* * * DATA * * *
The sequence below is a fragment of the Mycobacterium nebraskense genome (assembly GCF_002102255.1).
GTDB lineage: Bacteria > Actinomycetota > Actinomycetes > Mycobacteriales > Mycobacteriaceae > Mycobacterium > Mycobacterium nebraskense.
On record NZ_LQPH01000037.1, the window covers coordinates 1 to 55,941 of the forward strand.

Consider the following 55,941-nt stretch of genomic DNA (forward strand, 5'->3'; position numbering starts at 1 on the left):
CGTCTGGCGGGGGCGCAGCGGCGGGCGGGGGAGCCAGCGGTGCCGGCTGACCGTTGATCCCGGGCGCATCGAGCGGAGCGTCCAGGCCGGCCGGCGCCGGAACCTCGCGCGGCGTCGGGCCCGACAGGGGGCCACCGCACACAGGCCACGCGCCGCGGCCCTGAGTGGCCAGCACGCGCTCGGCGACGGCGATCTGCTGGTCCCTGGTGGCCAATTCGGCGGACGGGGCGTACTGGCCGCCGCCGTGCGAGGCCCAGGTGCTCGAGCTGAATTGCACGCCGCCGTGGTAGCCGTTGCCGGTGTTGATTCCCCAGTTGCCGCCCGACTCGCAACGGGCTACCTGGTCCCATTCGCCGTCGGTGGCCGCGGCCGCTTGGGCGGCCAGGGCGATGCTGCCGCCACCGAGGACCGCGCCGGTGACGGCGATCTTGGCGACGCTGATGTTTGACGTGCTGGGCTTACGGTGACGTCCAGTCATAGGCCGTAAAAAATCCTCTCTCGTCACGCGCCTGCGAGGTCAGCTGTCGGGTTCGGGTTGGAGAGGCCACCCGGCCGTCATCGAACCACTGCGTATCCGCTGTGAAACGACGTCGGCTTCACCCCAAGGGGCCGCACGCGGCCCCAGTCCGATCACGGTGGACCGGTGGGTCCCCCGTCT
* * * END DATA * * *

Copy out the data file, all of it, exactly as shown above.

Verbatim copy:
The sequence below is a fragment of the Mycobacterium nebraskense genome (assembly GCF_002102255.1).
GTDB lineage: Bacteria > Actinomycetota > Actinomycetes > Mycobacteriales > Mycobacteriaceae > Mycobacterium > Mycobacterium nebraskense.
On record NZ_LQPH01000037.1, the window covers coordinates 1 to 55,941 of the forward strand.

Consider the following 55,941-nt stretch of genomic DNA (forward strand, 5'->3'; position numbering starts at 1 on the left):
CGTCTGGCGGGGGCGCAGCGGCGGGCGGGGGAGCCAGCGGTGCCGGCTGACCGTTGATCCCGGGCGCATCGAGCGGAGCGTCCAGGCCGGCCGGCGCCGGAACCTCGCGCGGCGTCGGGCCCGACAGGGGGCCACCGCACACAGGCCACGCGCCGCGGCCCTGAGTGGCCAGCACGCGCTCGGCGACGGCGATCTGCTGGTCCCTGGTGGCCAATTCGGCGGACGGGGCGTACTGGCCGCCGCCGTGCGAGGCCCAGGTGCTCGAGCTGAATTGCACGCCGCCGTGGTAGCCGTTGCCGGTGTTGATTCCCCAGTTGCCGCCCGACTCGCAACGGGCTACCTGGTCCCATTCGCCGTCGGTGGCCGCGGCCGCTTGGGCGGCCAGGGCGATGCTGCCGCCACCGAGGACCGCGCCGGTGACGGCGATCTTGGCGACGCTGATGTTTGACGTGCTGGGCTTACGGTGACGTCCAGTCATAGGCCGTAAAAAATCCTCTCTCGTCACGCGCCTGCGAGGTCAGCTGTCGGGTTCGGGTTGGAGAGGCCACCCGGCCGTCATCGAACCACTGCGTATCCGCTGTGAAACGACGTCGGCTTCACCCCAAGGGGCCGCACGCGGCCCCAGTCCGATCACGGTGGACCGGTGGGTCCCCCGTCT